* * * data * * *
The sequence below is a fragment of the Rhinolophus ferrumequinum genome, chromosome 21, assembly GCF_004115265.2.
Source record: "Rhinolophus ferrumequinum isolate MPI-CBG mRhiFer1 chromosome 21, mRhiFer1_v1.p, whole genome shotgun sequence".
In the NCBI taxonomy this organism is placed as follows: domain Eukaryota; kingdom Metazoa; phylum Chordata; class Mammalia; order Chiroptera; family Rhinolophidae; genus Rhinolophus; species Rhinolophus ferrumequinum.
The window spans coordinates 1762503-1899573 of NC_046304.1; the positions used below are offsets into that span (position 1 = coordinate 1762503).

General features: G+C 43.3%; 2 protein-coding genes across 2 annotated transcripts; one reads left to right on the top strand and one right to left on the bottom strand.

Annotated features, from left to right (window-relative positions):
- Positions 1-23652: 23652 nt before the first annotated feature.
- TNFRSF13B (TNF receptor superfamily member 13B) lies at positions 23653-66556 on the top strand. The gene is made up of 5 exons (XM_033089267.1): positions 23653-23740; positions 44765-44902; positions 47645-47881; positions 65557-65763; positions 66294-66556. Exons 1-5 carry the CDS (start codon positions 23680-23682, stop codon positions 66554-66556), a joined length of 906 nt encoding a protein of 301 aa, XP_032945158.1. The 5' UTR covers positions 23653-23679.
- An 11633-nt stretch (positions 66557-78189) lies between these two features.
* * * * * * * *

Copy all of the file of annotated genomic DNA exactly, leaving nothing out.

The sequence below is a fragment of the Rhinolophus ferrumequinum genome, chromosome 21, assembly GCF_004115265.2.
Source record: "Rhinolophus ferrumequinum isolate MPI-CBG mRhiFer1 chromosome 21, mRhiFer1_v1.p, whole genome shotgun sequence".
In the NCBI taxonomy this organism is placed as follows: domain Eukaryota; kingdom Metazoa; phylum Chordata; class Mammalia; order Chiroptera; family Rhinolophidae; genus Rhinolophus; species Rhinolophus ferrumequinum.
The window spans coordinates 1762503-1899573 of NC_046304.1; the positions used below are offsets into that span (position 1 = coordinate 1762503).

General features: G+C 43.3%; 2 protein-coding genes across 2 annotated transcripts; one reads left to right on the top strand and one right to left on the bottom strand.

Annotated features, from left to right (window-relative positions):
- Positions 1-23652: 23652 nt before the first annotated feature.
- TNFRSF13B (TNF receptor superfamily member 13B) lies at positions 23653-66556 on the top strand. The gene is made up of 5 exons (XM_033089267.1): positions 23653-23740; positions 44765-44902; positions 47645-47881; positions 65557-65763; positions 66294-66556. Exons 1-5 carry the CDS (start codon positions 23680-23682, stop codon positions 66554-66556), a joined length of 906 nt encoding a protein of 301 aa, XP_032945158.1. The 5' UTR covers positions 23653-23679.
- An 11633-nt stretch (positions 66557-78189) lies between these two features.